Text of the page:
San Francisco, CA

San Francisco's Bottom-Up Approach to Trust-Building

Jax Hudur
Demonstrators gather at San Francisco's Portsmouth Square to protest recent Asian hate

The US park police in San Francisco has become the first field office in the federal department to inaugurate body-worn cameras for its 41 officers. The intended goal for introducing body-worn cameras is to strengthen trust between the police and the communities they serve. However, these San Francisco park officers are also quite visible as they also interact with tourists as the city is a popular tourist destination.

Known for its extensive combination of landmarks and breathtakingly beautiful architecture, cuisine, good weather, and culture, it’s wholly understandable why San Francisco’s park officers are adopting technology as a means of building bridges. Still, for a city that received 10 million visitors in 2020 alone, why has it taken for the San Francisco US park police to introduce cameras as part of their policing this late? Chief Pamela Smith, addressing the initiative, said,

“We acknowledge the trends as it relates to law enforcement and as it relates to the public. We have been and still are challenged with funding for the program. I thought it was important to have public trust and support our visitors that come to the park on a daily basis to know that we had the appropriate tools.

While San Francisco park police are trying to build trust, the city’s elected officials are eroding trust, especially with the Asian Community as protesters in Chinatown say the district attorney’s policies are making the city more dangerous for the Asian community. Nancy Yu from the Chinatown Merchants United group speaking on the Asian community’s fears said,

We want to unify the community, we want to be inclusive. We are not talking about race, but we know this anti-Asian thing is going on, but we do feel that pressure is here.”

The protesters expected Attorney General Chesa Boudin to show up and talk to them. However, the Attorney General did not show up to address the protesters, some of whom were victims of the district attorney’s catch and release policy.

San Franciscans demand the DA to do his job

The fears of the Asian Community in San Francisco are real. Earlier this month, two Asian women at a bus stop have been attacked in broad daylight and in a busy street. The women were stabbed in what the police believe was racially motivated. The victims of the attack were elderly, aged 84 and 63, respectively sustained non-life-threatening injuries and were hospitalized. Despite these hate crimes happening under his watch, the least the Attorney General could do was to meet and address the concerns of the people whose policies affect them the most. Yet, when the city takes the necessary steps to build on the little trust that already exists between the public and those who serve them, the slights of San Francisco’s Attorney General negates the little progress that is made in those few times when the city’s officials make an effort to gain trust.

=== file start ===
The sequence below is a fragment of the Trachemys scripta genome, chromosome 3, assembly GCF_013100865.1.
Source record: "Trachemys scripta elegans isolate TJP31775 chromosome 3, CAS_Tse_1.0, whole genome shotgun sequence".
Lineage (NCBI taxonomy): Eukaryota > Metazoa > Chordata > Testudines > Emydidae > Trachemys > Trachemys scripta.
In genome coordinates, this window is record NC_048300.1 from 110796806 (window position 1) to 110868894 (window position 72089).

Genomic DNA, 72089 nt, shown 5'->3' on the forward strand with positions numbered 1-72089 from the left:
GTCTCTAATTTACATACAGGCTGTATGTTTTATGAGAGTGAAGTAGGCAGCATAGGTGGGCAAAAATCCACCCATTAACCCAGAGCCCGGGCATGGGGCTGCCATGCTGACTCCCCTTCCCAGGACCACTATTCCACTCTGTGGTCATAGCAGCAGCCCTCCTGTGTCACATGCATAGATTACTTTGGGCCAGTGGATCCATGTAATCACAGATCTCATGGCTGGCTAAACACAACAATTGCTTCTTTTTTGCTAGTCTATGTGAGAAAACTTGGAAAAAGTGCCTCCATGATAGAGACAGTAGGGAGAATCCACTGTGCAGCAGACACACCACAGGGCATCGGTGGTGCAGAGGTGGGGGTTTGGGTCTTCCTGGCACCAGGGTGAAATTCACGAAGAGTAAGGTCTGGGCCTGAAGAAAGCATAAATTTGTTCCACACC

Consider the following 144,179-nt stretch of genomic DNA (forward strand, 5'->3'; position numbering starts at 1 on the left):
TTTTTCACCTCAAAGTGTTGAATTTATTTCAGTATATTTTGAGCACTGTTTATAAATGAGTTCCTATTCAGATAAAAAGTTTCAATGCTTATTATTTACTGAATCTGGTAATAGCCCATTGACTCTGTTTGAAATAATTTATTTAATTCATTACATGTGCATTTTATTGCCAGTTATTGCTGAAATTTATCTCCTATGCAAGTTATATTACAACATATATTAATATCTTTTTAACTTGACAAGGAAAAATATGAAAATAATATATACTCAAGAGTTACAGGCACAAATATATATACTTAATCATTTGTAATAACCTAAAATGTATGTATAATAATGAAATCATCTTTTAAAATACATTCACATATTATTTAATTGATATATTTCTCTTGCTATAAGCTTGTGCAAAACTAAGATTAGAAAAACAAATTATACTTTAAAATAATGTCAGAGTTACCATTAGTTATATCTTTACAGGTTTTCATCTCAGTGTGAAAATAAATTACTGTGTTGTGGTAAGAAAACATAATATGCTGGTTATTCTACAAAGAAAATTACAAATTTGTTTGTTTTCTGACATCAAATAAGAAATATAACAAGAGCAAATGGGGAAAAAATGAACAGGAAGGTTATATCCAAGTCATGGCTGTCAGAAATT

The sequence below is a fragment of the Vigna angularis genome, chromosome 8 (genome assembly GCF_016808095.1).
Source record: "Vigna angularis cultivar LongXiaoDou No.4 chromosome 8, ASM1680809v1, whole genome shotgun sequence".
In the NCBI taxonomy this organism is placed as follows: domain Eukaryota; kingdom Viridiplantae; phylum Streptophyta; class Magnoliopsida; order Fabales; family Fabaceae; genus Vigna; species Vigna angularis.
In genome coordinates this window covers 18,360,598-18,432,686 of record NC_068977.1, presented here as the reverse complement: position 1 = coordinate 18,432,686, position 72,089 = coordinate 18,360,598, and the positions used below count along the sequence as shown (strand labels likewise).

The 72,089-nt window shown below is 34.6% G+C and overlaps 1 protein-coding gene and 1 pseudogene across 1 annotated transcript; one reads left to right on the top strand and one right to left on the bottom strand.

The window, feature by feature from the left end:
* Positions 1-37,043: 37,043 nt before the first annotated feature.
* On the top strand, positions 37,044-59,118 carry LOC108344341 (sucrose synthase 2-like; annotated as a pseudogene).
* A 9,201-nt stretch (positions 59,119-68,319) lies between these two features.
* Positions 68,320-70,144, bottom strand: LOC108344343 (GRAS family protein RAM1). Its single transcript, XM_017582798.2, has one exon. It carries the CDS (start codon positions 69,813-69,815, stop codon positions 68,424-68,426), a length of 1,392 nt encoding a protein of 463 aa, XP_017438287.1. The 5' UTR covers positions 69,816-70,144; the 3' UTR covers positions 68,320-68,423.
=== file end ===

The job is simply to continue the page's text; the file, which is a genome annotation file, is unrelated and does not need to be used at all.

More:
San Francisco’s challenges, besides the racial hate crimes, also happens to be a drug problem as overdose deaths in the city are now at an alarming all-time high. On Friday, the 21st of May 2021, the city’s mayor announced a plan of action to create a New Street Overdose Response Team that will address the drug overdoses such as the Fentanyl linked deaths taking place in the streets. Mayor Breed said in a statement,

“The overdose crisis in our streets requires a wide range of approaches, including meeting people where they are in the moment when we can get them the help they need. By getting to people immediately and then being consistent with our follow-up, we hopefully can get them on the path to stabilization and to recovery. This, of course, needs to be paired with broader efforts to prevent overdoses from happening in the first place, and that is why we are continuing to increase the number of treatment beds and outreach efforts for people in crisis.”

It was only last year when San Francisco’s Mayor London Breed announced budget cuts to San Francisco’s law enforcement agencies and instead spent the money on what she termed as “addressing the disparities in the black community.” Policies like cutting needed funding for law enforcement agencies create danger for communities like the Asian community, whose members are getting attacked in broad daylight. 

While San Franciscans will welcome the initiative of US park officers to use body-worn cameras to address trust, ultimately, it is the policies that the Attorney General Mr. Chesa Boudin and Mayor London Breed that will create a safe space for everyone. For the moment, both the Mayor and the Attorney General seem to be busy engaging communities with policies that do more harm than good. Since the Mayor’s budget cuts did not address the disparities in the Asian community, do you think she should now restart funding the police? 

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I write about history, politics and true crime. Not to mention anything else that takes my fancy or newsworthy. "No special talents. Only passionately curious." Albert Einstein


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